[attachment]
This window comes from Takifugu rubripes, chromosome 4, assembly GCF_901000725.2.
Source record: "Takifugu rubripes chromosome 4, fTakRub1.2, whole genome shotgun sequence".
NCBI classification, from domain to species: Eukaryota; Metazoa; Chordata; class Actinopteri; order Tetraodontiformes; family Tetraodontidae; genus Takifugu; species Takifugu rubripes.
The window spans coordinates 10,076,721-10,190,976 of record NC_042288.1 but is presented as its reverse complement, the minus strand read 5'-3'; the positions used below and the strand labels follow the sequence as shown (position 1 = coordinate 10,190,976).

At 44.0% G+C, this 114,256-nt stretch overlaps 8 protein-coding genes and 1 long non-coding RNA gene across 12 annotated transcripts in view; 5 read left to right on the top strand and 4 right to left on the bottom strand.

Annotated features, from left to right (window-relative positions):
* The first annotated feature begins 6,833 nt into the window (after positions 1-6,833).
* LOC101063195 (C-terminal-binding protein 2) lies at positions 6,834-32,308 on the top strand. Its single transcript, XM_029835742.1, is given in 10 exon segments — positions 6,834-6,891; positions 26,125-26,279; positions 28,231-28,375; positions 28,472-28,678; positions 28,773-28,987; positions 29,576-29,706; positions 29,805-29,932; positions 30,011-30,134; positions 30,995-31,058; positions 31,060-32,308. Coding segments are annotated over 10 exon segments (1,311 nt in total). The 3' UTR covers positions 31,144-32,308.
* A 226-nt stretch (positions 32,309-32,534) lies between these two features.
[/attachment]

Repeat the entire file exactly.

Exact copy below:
This window comes from Takifugu rubripes, chromosome 4, assembly GCF_901000725.2.
Source record: "Takifugu rubripes chromosome 4, fTakRub1.2, whole genome shotgun sequence".
NCBI classification, from domain to species: Eukaryota; Metazoa; Chordata; class Actinopteri; order Tetraodontiformes; family Tetraodontidae; genus Takifugu; species Takifugu rubripes.
The window spans coordinates 10,076,721-10,190,976 of record NC_042288.1 but is presented as its reverse complement, the minus strand read 5'-3'; the positions used below and the strand labels follow the sequence as shown (position 1 = coordinate 10,190,976).

At 44.0% G+C, this 114,256-nt stretch overlaps 8 protein-coding genes and 1 long non-coding RNA gene across 12 annotated transcripts in view; 5 read left to right on the top strand and 4 right to left on the bottom strand.

Annotated features, from left to right (window-relative positions):
* The first annotated feature begins 6,833 nt into the window (after positions 1-6,833).
* LOC101063195 (C-terminal-binding protein 2) lies at positions 6,834-32,308 on the top strand. Its single transcript, XM_029835742.1, is given in 10 exon segments — positions 6,834-6,891; positions 26,125-26,279; positions 28,231-28,375; positions 28,472-28,678; positions 28,773-28,987; positions 29,576-29,706; positions 29,805-29,932; positions 30,011-30,134; positions 30,995-31,058; positions 31,060-32,308. Coding segments are annotated over 10 exon segments (1,311 nt in total). The 3' UTR covers positions 31,144-32,308.
* A 226-nt stretch (positions 32,309-32,534) lies between these two features.